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Thursday, November 01, 2007


For most of us, creating and editing an animated video isn't enough - we also want to share it with the world. Previously, that meant either wearing out a lot of shoe leather going from door to door to convince people to see it, paying for VHS or DVD distribution or convincing a TV or cable channel to air it.

Thanks to the Internet, those bad old days are gone forever. Too many still think that video distribution means two choices: YouTube ( and Google Video ( And while those early heavyweights are still great choices, several other online video options are up and running. But first, let's go inside YouTube to understand how video distribution via the Internet came of age in 2005.

YouTube, with Over 100 Million Videos Served Daily, got there early and made its name as the McDonald's of online video distribution. Launching in late 2005 and purchased less than a year later by Google for a cool $1.65 billion, it was one of the first sites that made it very easy for bloggers and others on the Internet to embed video clips on their Web pages. (

Before YouTube, online video often required an annoying wait while its data stream was downloaded and buffered into the viewing computer. YouTube considerably increased download speed for most broadband users by using Macromedia's Flash Player 7 or higher (already in about 90 percent of Web browsers) and the Sorenson Spark H.263 video codec ( The use of a readily-available viewer like Flash Player meant that although the video creator still needed a little technical savvy to upload the video, the viewer had nothing to do but click. And that was the simple secret ingrediant that made all the difference.

Reuters estimates that YouTube has more visitors than those of all of its rivals - combined. However, YouTube has its flaws. Today, it has a reputation for removing any video that might remotely have a copyright violation and anything vaguely controversial, if someone complains. And unless you've got a high-end "director's account" with the site, your videos will have to be under ten minutes in length.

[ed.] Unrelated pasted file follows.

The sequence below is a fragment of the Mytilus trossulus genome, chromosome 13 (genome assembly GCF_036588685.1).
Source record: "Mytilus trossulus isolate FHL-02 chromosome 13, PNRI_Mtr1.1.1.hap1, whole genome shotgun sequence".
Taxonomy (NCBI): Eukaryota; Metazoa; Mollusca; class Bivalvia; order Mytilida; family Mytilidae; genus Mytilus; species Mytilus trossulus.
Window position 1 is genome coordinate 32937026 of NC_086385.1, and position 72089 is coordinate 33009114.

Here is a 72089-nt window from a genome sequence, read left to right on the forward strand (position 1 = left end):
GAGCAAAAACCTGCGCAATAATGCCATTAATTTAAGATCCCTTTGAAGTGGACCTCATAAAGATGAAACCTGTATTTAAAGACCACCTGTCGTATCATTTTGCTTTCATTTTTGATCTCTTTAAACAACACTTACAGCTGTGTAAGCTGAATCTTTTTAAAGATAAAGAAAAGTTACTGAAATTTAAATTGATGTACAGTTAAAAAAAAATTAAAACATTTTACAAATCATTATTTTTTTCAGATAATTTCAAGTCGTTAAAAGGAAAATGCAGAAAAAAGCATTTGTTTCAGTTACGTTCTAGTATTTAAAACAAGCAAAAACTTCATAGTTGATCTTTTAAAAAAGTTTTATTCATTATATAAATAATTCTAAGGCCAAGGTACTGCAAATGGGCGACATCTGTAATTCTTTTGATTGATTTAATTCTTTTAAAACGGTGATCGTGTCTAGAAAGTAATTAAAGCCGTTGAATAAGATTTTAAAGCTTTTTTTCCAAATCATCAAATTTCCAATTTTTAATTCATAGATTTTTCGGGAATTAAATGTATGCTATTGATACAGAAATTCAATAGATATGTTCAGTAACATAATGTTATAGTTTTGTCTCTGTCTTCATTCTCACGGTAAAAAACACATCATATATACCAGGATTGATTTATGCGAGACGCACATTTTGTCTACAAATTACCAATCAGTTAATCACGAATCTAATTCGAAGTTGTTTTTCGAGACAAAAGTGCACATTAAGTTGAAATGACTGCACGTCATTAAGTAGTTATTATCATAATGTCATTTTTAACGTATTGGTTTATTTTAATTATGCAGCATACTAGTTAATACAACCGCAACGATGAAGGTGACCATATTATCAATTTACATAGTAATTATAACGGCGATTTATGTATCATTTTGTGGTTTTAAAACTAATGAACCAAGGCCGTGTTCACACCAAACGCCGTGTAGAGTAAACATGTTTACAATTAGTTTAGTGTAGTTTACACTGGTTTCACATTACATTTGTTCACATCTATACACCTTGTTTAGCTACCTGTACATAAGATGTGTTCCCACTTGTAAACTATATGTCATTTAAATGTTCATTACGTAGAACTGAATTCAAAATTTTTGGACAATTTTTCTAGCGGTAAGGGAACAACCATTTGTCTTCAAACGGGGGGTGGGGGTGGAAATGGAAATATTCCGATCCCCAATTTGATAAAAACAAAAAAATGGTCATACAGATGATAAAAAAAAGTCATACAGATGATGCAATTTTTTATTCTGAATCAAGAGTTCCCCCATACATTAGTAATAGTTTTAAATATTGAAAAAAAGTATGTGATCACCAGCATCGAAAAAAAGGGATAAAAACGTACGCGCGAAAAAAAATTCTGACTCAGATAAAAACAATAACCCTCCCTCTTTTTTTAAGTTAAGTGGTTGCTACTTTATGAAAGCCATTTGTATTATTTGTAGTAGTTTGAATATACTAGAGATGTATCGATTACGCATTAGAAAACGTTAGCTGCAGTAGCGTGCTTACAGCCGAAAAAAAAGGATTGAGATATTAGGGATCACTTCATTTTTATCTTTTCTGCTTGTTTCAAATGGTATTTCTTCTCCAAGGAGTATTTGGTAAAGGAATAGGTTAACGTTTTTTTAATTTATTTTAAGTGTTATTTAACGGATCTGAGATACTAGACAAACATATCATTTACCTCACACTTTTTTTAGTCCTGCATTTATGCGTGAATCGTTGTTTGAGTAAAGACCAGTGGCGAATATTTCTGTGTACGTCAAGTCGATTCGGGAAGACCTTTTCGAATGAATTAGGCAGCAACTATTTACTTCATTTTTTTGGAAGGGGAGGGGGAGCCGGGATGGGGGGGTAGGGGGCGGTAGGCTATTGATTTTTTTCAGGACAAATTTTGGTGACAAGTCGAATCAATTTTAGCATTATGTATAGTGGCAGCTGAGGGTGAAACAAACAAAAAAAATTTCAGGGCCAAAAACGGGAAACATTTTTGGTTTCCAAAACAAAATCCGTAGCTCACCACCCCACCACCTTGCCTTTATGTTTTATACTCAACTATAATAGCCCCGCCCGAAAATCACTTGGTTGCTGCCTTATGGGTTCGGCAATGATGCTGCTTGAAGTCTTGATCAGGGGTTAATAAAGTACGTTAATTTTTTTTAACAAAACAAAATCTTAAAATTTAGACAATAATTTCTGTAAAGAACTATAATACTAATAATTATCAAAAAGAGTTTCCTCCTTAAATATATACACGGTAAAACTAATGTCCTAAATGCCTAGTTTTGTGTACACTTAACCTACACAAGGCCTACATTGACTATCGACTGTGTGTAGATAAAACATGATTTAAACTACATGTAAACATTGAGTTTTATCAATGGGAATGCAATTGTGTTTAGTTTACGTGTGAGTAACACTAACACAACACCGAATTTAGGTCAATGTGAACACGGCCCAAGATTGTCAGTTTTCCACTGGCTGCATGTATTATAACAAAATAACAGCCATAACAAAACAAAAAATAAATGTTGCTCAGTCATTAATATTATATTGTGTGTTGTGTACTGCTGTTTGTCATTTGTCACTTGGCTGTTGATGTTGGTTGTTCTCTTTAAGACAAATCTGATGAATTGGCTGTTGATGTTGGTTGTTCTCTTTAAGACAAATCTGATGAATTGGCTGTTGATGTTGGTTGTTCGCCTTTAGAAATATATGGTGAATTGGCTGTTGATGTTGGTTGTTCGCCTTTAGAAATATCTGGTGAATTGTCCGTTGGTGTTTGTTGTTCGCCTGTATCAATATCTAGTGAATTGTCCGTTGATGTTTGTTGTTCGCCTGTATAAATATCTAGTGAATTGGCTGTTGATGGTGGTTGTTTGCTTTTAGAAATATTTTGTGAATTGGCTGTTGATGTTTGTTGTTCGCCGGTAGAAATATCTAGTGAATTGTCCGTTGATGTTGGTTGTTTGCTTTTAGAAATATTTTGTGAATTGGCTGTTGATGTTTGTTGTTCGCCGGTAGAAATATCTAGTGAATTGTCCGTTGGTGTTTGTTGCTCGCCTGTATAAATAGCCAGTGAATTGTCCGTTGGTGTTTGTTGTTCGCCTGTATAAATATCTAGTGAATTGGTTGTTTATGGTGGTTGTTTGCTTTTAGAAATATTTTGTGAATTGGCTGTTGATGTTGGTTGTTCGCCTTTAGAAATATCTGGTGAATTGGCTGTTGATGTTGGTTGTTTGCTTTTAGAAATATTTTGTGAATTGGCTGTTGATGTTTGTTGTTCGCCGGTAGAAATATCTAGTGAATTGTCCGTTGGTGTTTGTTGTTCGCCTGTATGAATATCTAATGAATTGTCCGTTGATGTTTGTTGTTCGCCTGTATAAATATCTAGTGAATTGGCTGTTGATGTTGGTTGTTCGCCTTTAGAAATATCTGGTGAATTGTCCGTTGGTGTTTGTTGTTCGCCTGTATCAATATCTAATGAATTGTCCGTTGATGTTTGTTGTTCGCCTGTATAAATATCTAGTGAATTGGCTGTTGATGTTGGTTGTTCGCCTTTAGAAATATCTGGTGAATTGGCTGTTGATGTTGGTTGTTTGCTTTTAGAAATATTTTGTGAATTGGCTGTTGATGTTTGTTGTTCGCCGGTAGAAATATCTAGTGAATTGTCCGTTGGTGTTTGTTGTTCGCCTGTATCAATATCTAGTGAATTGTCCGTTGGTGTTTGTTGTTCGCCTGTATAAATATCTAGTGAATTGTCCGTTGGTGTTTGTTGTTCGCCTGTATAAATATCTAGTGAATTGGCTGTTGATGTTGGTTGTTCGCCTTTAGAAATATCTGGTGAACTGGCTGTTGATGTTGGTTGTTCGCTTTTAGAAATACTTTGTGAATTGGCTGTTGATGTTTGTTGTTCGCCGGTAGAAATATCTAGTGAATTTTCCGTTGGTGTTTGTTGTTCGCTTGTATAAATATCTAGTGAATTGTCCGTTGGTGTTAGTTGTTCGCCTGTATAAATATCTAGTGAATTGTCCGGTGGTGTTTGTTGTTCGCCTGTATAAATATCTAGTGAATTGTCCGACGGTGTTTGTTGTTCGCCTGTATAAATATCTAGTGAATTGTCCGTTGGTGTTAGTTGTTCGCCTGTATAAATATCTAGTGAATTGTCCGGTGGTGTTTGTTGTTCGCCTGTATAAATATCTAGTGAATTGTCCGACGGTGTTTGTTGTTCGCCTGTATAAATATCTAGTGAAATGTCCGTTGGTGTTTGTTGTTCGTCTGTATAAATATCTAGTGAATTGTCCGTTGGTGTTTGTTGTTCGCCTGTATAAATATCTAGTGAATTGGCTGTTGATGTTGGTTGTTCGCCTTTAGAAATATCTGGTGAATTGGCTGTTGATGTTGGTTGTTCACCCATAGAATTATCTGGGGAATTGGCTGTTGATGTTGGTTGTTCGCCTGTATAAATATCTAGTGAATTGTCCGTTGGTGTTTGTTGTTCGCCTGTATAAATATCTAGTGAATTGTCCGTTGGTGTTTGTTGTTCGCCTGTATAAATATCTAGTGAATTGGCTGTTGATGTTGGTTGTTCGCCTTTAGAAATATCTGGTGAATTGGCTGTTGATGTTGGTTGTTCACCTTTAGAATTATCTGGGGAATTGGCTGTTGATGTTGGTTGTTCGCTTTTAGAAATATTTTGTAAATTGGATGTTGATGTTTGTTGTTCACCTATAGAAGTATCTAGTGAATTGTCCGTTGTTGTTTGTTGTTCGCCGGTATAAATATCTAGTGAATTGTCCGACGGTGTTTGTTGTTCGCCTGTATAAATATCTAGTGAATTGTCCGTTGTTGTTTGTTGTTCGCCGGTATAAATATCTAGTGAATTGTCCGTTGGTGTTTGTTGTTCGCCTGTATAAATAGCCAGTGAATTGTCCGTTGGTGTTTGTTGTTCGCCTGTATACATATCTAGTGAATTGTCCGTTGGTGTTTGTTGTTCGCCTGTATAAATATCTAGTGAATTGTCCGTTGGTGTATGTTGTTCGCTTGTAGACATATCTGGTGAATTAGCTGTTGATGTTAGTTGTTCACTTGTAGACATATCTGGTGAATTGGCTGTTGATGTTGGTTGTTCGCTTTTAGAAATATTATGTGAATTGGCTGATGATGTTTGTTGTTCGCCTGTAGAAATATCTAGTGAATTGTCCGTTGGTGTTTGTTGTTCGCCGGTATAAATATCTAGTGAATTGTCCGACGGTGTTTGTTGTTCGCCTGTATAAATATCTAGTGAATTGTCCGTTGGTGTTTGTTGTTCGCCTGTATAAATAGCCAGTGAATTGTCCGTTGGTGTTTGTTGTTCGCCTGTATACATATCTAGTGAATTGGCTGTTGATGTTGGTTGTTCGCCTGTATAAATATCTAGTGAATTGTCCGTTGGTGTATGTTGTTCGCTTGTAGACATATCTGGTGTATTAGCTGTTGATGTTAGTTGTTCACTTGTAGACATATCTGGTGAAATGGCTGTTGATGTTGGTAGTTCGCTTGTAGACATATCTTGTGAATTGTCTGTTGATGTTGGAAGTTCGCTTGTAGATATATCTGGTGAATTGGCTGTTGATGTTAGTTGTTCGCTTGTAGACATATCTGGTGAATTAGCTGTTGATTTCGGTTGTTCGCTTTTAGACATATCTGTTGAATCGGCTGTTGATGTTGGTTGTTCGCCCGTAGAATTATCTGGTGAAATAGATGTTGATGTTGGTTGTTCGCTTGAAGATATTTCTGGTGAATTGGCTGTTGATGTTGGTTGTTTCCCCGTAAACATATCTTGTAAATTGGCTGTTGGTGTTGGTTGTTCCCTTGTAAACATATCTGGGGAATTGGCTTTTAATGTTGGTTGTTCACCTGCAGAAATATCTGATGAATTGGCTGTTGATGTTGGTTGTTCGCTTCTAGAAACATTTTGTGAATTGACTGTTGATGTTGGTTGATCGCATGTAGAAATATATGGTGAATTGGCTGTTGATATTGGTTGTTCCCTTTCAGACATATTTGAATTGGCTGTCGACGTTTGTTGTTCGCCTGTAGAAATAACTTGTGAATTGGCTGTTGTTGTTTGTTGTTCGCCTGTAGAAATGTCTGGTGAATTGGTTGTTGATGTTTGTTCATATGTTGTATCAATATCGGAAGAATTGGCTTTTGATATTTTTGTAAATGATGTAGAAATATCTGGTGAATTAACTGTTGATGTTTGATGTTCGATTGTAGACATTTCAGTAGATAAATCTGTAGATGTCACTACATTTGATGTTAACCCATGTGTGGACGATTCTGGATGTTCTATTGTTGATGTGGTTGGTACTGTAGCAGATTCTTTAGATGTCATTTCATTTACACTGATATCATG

Although speed is of the essence, YouTube is far from the only option for online video distribution. Scott Baker and Liz Stephans, veteran television journalists left Pittsburgh's WTAE-TV to become partners with Andrew Breitbart, the proprietor of the news aggregation site (, in a new venture called ( Breitbart also assists Web sites as diverse as news aggregator the Drudge Report (, and the Huffington Post ( celebrity Weblog.

Baker and Stephans are's technical advisors and have experimented with uploading potential content for the site to numerous online video distribution sites. Visiting the URLs that they suggest will be a great starting point to deciding which video distribution site or sites are best for you.

One criterion for Baker and Stephans is how quickly they need to get breaking news clips online. The time it takes to get your video uploaded, converted into an easily downloadable format and, in many cases, approved may not matter if your video isn't time-critical. But with more bloggers adding a video component to their sites, upload time can be very important.

So, for those where speed is of the essence, the question is which sites offer the fastest turnaround for uploads? "This wouldn't be a scientific study, of course," Baker says, "but I think YouTube is not bad. We haven't used BitGravity ( a tremendous amount yet, but one of the reasons that we like them for distribution is that they have a really fast play." Liz Stephans adds, "I know that Blip ( is also really fast. I think that they actually put your video up while they continue to convert it, so I think you get a pretty quick turnaround there."

Baker also likes Revver ( for its speed. "But Revver says that they require human approval, that there is an actual person who will have to clear that video, and some of the other hosting sites have that step as well." As a way of offsetting the site's costs, Revver does typically insert an ad for another video or Web site at the end of each clip, which may or may not be an issue for your project.

In contrast, Stephans says, "We like Google Video, and we've put things on there that have done well, but it takes a while" for a clip to be added to the site. Google also lacks the ability to add chapters to its content, unlike sites such as Motionbox ( However, for those who wish to aim content at a marketplace that may not have broadband, Google Video's download video option may be a plus.

READ THE REST OF THE ARTICLE by Edward B. Driscoll, Jr.
(c) 2007, MediaBatch. All Rights Reserved.


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